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Have you ever sat down to help your child with homework? And what should have taken 30 minutes? Took 3 hours? You wanted to do everything possible to help your child, but maybe at the same time you worried that this might be your fate. Every night of the school year and the next school year. And, well, you get the picture.
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How are you going to ever get anything else done? How is your family going to enjoy time together when it's just an endless homework battle if you've been there? This video is for you. Hi, I'm Liz Weaver of Learning Success. And I put together this video series to help parents of struggling learners because parents of struggling learners have it rough.
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In this video, we're going to get strategic and cover homework plans and how creating a homework plan can help you. If this video helps you, please make sure to subscribe and share it because we want to help as many parents as possible. Let's watch the.
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Now. If you're anything like me, the first thing that you ever wanted to do when it came to homework with your kids was get them to do it immediately. That way it was done. You had nothing to worry about after dinner. But think about it like this when you get home from work, what is the first thing you want to do?
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Usually it is not clean the house, do the laundry, make the dinner. It's I need to decompress. I need to have some time just to chill out before I focus on the next thing that I have to do. And kids are the same way. They actually need some time just to chill out from the day. Their brains have been going in 100 miles an hour all day long, and now they just need some time to decompress too.
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So don't always force it unless there's a reason where you just have to be. Somewhere they have a lesson or something that they have to go and do. Then obviously they're going to have to get that homework done some time. But if there's any way possible, give them a little bit of time just to breathe before they jump right back into their homework.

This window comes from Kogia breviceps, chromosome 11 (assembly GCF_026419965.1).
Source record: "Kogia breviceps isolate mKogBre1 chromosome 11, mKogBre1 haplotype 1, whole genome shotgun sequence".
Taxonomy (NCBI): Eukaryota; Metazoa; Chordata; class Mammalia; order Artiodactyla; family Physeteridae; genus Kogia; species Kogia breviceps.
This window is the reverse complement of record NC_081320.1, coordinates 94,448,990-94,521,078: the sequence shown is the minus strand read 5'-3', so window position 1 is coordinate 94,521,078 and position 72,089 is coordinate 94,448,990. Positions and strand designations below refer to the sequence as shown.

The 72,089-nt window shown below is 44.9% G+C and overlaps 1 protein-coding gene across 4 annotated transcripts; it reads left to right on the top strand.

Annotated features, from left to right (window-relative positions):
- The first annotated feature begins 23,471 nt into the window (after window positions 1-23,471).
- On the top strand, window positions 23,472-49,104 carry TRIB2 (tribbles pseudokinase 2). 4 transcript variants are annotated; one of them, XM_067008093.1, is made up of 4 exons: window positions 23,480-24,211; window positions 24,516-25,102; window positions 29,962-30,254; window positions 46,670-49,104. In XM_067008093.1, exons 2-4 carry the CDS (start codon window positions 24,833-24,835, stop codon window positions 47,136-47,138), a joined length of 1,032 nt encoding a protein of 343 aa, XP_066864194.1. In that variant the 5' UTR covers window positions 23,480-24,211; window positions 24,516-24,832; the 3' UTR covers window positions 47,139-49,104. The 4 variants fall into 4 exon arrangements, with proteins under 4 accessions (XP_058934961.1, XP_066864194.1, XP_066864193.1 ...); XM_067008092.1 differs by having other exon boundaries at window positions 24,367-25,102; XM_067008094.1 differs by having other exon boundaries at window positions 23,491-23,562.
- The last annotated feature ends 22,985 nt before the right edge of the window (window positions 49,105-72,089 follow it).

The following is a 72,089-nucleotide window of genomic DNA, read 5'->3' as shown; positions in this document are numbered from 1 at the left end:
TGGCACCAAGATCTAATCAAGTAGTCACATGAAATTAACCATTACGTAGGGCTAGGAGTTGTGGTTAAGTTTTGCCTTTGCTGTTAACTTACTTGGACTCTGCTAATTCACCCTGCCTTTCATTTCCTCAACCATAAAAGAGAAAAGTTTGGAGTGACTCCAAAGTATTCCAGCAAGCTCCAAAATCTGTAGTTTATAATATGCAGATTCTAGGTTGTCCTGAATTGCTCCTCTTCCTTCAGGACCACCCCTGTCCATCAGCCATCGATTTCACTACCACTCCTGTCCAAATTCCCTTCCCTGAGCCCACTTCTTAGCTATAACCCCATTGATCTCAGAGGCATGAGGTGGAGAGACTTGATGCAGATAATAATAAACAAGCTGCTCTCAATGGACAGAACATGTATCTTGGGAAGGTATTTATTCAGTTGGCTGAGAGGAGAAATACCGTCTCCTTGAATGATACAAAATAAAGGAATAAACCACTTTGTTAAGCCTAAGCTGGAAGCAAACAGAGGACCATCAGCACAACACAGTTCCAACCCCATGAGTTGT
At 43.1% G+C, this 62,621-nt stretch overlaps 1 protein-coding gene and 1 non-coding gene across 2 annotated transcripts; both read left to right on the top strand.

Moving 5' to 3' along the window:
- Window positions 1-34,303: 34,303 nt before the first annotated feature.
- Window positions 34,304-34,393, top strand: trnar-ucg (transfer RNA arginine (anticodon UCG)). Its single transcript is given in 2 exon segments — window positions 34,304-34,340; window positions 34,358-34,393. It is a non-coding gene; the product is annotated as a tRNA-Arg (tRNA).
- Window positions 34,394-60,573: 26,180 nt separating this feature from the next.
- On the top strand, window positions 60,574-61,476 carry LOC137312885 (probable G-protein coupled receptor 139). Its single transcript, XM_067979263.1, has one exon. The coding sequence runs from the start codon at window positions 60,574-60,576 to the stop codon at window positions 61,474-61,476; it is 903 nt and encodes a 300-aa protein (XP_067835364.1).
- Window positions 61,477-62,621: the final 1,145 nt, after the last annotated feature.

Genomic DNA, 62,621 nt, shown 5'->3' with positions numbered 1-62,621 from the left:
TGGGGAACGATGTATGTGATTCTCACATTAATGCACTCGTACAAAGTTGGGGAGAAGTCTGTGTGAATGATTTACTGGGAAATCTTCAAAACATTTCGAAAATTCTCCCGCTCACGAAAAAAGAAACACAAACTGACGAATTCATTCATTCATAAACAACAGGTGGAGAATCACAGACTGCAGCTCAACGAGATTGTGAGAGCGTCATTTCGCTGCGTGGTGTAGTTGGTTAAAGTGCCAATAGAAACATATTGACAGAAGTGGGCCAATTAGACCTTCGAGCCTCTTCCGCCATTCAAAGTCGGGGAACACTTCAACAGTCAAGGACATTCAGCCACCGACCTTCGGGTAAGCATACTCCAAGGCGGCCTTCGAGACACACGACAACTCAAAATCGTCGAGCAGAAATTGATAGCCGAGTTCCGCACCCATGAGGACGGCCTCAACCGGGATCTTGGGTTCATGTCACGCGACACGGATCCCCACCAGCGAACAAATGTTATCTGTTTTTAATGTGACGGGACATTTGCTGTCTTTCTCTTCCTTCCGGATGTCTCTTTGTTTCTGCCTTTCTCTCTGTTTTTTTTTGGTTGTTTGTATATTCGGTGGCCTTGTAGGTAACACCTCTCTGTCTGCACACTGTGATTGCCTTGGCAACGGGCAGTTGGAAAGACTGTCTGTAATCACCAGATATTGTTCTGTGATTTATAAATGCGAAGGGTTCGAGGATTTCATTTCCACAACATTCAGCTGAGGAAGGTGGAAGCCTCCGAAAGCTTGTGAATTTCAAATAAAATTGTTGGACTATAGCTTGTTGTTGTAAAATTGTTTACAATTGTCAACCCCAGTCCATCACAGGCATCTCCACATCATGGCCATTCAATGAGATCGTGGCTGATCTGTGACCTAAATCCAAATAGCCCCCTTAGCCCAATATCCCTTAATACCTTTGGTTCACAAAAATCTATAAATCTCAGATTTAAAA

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Number one, their attitude is going to be better. And number two, their brains are going to be operating on a whole lot more cylinders than they would be otherwise. Berkeley, I think, is so important is to have a plan for students. You know, it's one thing to say, okay, to get your homework, let's get it done. And the kids may see like they may think, I just got done with a whole day of school and now I have more work.
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I'm missing my whole night doing work. But if you actually establish a plan with time, it'll make it much more feasible for the student. And they'll actually see that it's not going to take the whole night and that they have certain times to get their homework done.
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So something that I find to be effective is that you really want to get the child buy in, especially when there's a lot of resistance to homework. The best way to do that, I find that kids usually are feeling like they're resisting homework because they feel like it's one more thing I have to do, so make sure that their schedule is set up to the fact that if they feel completely exhausted by sitting all day long, you know, take a break or build it into your family plan that you're just going to go to the park 20 minutes after school no matter what.
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Just as an example, most students have a reading assignment in a math assignment to do each night. That's a typical homework, especially for elementary school students. And so what I like to do is I'll tell kids, you know what, you get home from school, let's say around 233, and you'll have playtime till four, and then let's do reading from 4 to 430 or 44, 45, and then take another break for about 30 minutes.
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And then I'll do math from 532, six and 536. So we've got to be.
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Consistent with homework, with our clear expectations.
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Whatever it is.
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That we are going to set up. So if that is, come home, have a snack, and then we start homework. Or if you know your kids need that.
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They need a release of.
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Playtime in that downtime.
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So they play and then we go to homework, whatever that is.
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Setting up the schedule and being consistent.
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Going to be key for your kids.
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Time management, get them into a routine, establish some consistency. If we expected out of them, we need to set a clear example of what it is and what doing it successfully looks like. Set clear expectations of what needs to be done. And well.